If one wonders if this is a selective interpretation of biblical verses, one will end this book unenlightened. Eagleton employs these talks to promulgate his own insistent reading of Jesus as a revolutionary. As the modern times impinge, and Nietzsche's own shameful (in Eagleton's view) capitulation to the 'double-think' standard proves that even he is not worthy of acclaim, the book shifts into a rapid look at those such as T.S. Eliot who attempted to make the aesthetic the norm. But, being Christian, that cohort also falls short for Eagleton. He wedges into our own age, divided between a secularized and educated class and many billions (some with degrees and high incomes, surely, a factor he skims past) who continue to integrate, however irrationally to this professor's rigorous if somewhat numinous preferences for his own Christ-figure, faith with achievement.

Eagleton nods to the resurgence of Islam and Christianity in many poorer parts of the world, not so much again as forces calling for the kind of radical overthrow of the power system, but more as a way to live in a complicated world more simply. I reckon more on Marx might have helped his explication, but his promotion of Nietzsche as the central figure in this short study leaves us moderns somewhat imbalanced. After a lively if brief look at earlier Irish dissident (if renegade Protestant convert) thinker John Toland, the reader wants more such figures to energize these dense chapters.

Instead, it's less intoxicating. Eagleton crams a lot into these sections, but he often does not explain who the figures are beyond their dates of birth and death, leaving a reader (and even more a listener) curious or confused. Some transfer of lofty content to a common if smart reader was necessary, but these lectures, transcribed as I suppose they originated, go over the heads of many who could have benefitted from a more streamlined, listener-friendly, version of what remain engaging ideas and an intellectual history on a topic that an audience needs to hear, as believers, skeptics, or seculars.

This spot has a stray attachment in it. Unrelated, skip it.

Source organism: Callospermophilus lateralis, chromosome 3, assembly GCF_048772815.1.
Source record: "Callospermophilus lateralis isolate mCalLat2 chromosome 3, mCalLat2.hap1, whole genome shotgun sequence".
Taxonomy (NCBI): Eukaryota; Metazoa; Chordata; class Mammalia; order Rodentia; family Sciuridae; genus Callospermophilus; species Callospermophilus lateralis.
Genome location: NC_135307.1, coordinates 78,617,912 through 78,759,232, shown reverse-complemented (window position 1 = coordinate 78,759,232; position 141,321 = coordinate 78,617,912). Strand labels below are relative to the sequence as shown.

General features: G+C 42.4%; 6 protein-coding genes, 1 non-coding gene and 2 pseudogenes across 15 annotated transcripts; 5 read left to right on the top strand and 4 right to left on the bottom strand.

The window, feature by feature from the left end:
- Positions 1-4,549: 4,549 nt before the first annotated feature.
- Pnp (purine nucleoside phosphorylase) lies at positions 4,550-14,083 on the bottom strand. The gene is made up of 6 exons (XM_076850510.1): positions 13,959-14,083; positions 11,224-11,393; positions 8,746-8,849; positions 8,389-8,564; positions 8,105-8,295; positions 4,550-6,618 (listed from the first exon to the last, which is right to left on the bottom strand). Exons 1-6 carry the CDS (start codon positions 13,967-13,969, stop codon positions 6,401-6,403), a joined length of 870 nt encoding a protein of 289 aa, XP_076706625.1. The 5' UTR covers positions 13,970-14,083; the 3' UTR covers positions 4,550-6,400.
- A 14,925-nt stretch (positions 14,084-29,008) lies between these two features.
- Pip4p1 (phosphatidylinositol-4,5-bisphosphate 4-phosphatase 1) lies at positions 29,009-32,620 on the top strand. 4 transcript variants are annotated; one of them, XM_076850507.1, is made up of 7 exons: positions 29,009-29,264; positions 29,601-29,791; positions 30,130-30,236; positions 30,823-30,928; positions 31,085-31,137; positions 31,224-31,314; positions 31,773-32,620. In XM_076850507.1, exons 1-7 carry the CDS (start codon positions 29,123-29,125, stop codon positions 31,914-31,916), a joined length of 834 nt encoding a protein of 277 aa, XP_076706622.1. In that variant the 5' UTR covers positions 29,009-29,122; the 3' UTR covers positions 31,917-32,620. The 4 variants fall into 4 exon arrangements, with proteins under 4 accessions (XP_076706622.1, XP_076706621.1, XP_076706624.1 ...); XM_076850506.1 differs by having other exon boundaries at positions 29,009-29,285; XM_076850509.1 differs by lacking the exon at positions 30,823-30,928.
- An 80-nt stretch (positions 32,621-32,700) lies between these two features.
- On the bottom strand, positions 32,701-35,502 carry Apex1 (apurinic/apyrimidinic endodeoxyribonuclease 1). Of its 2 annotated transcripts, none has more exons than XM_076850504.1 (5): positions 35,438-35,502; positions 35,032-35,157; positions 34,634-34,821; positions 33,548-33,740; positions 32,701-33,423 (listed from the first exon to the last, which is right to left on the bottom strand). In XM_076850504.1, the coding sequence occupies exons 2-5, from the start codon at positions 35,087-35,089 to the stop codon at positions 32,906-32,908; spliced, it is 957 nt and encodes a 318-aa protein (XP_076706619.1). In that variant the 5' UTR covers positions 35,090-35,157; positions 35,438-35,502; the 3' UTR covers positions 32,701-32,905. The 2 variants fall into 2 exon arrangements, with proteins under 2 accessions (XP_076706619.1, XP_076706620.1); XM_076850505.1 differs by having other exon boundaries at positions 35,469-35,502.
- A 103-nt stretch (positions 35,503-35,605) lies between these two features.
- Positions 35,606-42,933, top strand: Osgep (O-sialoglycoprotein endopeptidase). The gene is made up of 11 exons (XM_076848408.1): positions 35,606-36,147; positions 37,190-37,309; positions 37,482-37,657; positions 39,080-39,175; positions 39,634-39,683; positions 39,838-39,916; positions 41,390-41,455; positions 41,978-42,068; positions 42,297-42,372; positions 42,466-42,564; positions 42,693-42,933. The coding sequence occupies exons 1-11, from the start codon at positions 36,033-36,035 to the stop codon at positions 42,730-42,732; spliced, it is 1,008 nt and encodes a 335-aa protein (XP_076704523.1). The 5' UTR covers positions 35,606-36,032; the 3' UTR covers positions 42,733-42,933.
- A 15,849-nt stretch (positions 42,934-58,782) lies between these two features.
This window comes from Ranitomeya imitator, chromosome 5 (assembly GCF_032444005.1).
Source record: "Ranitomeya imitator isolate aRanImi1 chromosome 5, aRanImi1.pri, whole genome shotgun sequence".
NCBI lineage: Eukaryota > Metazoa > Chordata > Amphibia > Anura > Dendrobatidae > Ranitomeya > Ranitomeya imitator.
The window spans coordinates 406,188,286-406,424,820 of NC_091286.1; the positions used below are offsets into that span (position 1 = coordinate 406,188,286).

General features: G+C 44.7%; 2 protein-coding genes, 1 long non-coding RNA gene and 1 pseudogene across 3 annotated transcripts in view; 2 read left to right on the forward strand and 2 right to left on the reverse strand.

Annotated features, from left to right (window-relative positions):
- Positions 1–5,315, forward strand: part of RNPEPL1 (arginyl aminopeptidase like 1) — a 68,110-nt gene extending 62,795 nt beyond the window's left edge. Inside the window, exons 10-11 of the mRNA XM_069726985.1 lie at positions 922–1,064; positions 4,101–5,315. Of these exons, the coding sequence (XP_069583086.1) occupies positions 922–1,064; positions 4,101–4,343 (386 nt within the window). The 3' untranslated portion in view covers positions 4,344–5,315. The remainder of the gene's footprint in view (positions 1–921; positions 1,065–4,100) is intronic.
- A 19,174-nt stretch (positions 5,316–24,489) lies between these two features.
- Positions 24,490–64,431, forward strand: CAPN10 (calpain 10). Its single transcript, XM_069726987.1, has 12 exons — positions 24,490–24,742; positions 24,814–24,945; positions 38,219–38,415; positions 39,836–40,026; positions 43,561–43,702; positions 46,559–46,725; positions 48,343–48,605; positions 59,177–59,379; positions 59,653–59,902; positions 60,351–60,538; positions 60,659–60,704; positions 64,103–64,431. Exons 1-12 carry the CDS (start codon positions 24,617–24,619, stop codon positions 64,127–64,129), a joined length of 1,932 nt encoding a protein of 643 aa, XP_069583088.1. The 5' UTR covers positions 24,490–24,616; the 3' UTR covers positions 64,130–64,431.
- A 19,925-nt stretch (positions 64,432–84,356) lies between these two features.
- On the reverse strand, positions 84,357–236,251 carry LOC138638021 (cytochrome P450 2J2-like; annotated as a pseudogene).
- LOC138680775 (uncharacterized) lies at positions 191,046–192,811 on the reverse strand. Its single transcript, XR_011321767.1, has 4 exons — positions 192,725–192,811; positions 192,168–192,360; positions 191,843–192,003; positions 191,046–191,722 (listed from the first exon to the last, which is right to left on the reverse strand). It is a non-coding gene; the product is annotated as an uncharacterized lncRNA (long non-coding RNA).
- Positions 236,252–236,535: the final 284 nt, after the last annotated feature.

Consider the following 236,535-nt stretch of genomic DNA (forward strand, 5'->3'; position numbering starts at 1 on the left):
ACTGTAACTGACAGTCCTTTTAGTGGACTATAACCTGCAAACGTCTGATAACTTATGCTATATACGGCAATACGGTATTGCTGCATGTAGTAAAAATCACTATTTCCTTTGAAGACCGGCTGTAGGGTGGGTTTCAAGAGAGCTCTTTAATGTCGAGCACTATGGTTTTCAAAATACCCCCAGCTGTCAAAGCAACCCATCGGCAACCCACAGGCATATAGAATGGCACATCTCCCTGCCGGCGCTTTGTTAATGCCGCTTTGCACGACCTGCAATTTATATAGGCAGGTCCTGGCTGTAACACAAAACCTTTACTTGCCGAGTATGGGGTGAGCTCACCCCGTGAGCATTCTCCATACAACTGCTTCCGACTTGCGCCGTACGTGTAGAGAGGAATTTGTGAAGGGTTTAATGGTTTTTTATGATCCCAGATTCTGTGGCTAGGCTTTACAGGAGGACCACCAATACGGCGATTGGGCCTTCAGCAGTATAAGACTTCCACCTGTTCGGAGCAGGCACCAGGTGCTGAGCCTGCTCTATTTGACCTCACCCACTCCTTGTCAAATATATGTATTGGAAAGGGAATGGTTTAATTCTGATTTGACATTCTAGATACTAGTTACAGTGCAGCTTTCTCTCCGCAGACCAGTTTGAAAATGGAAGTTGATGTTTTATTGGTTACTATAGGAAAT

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on January 25, 2016
Mr. Eagleton outdid himself with this excellent discussion on the place and importance of the concept of a 'God' in our culture and why it will always be a necessary condition of an unequal society. This book is very unfortunate news for atheists and agnostics as he explains why most people will probably never have the luxury of freeing themselves from religious illusion.
I was very moved by the final few pages of the book which contains a compassionate appeal for collective action to mitigate the suffering of the less fortunate. I found the tone of this appeal to be about as disheartening and fatalistic as can be in our current zero sum political situation.
Religion is here to stay under these circumstances in this culture .
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on August 30, 2015
Loved the book could not put it down. Eagleton at his best.

Go buy and read it as soon as possible
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on January 27, 2016
Very good, not so easy reading.
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on September 1, 2014
Satisfying, really. A good take on a fundamental perspective. Culture is rife with deities. It's an art form to organize power.
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on July 11, 2014
I gave up after getting halfway through it. A very difficult read. I read college textbooks that were easier to comprehend. Too much tedious and esoteric verbiage used to get to his point. Mind numbing.